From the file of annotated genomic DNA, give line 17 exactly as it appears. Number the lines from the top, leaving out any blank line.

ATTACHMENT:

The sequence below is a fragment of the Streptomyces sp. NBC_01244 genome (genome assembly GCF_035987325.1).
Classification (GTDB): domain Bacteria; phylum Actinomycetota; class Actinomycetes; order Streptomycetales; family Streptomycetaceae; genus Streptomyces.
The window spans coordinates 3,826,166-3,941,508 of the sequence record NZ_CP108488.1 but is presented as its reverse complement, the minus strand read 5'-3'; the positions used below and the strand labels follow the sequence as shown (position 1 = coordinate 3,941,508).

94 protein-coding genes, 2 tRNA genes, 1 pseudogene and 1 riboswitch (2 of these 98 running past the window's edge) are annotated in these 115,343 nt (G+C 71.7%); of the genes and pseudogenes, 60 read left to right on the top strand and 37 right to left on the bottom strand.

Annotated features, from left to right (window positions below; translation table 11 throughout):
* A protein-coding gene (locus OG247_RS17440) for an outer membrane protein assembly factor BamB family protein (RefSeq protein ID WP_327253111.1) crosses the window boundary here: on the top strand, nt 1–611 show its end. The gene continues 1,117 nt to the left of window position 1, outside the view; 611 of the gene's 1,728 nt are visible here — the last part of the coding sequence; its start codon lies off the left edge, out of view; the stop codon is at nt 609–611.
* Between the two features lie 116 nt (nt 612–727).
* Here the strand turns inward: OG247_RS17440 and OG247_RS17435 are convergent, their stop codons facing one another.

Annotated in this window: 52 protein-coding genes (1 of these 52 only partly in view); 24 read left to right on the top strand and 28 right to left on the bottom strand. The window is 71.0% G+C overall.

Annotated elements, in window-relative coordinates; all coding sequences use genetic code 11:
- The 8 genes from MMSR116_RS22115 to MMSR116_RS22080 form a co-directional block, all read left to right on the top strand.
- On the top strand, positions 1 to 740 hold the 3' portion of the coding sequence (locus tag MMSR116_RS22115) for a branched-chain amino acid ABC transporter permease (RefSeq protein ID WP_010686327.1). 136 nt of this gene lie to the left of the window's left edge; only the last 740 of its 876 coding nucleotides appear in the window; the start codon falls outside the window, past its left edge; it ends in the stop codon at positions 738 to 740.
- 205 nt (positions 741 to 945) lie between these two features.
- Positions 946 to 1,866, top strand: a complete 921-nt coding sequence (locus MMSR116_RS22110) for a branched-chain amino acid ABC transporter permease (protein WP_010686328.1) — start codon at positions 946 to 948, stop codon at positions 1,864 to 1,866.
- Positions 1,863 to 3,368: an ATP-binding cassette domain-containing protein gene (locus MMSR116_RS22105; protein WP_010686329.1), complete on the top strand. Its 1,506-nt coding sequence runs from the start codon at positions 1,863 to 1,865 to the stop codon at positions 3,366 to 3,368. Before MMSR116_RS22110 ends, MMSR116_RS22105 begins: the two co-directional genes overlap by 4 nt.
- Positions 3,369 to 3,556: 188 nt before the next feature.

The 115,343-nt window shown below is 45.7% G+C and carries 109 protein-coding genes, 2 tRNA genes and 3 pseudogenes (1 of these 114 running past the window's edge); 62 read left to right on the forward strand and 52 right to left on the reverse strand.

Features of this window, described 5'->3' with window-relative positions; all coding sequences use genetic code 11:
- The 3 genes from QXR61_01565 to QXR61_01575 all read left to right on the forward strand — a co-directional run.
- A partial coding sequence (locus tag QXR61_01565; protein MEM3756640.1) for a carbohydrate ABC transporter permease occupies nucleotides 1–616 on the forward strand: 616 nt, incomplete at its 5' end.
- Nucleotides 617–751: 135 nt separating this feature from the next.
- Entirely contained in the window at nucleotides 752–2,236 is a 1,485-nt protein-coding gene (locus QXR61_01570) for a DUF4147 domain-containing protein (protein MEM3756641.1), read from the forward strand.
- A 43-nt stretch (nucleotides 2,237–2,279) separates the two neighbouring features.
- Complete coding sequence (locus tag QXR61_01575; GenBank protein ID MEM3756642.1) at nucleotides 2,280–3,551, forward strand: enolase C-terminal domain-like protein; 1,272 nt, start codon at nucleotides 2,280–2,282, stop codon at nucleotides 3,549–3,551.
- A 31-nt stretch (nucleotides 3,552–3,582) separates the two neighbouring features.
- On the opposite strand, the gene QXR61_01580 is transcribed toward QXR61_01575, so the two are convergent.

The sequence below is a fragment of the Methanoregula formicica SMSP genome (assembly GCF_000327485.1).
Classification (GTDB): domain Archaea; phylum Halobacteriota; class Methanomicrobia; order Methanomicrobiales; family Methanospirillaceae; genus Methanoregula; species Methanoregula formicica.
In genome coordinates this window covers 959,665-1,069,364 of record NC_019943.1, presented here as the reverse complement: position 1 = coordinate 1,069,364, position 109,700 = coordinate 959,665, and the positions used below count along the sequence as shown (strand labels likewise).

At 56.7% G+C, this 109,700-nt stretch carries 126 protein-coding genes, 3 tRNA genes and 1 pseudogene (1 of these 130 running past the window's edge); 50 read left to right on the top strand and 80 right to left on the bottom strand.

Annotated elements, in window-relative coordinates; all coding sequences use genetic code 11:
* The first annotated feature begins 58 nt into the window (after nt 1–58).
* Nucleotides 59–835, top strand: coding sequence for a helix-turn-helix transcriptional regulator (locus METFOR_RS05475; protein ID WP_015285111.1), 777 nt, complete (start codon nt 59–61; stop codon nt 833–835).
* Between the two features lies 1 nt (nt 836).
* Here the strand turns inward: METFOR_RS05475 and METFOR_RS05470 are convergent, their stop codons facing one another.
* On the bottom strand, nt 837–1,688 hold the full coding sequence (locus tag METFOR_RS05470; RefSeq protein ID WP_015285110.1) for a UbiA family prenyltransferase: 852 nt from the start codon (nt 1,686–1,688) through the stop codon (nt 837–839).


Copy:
The 115,343-nt window shown below is 45.7% G+C and carries 109 protein-coding genes, 2 tRNA genes and 3 pseudogenes (1 of these 114 running past the window's edge); 62 read left to right on the forward strand and 52 right to left on the reverse strand.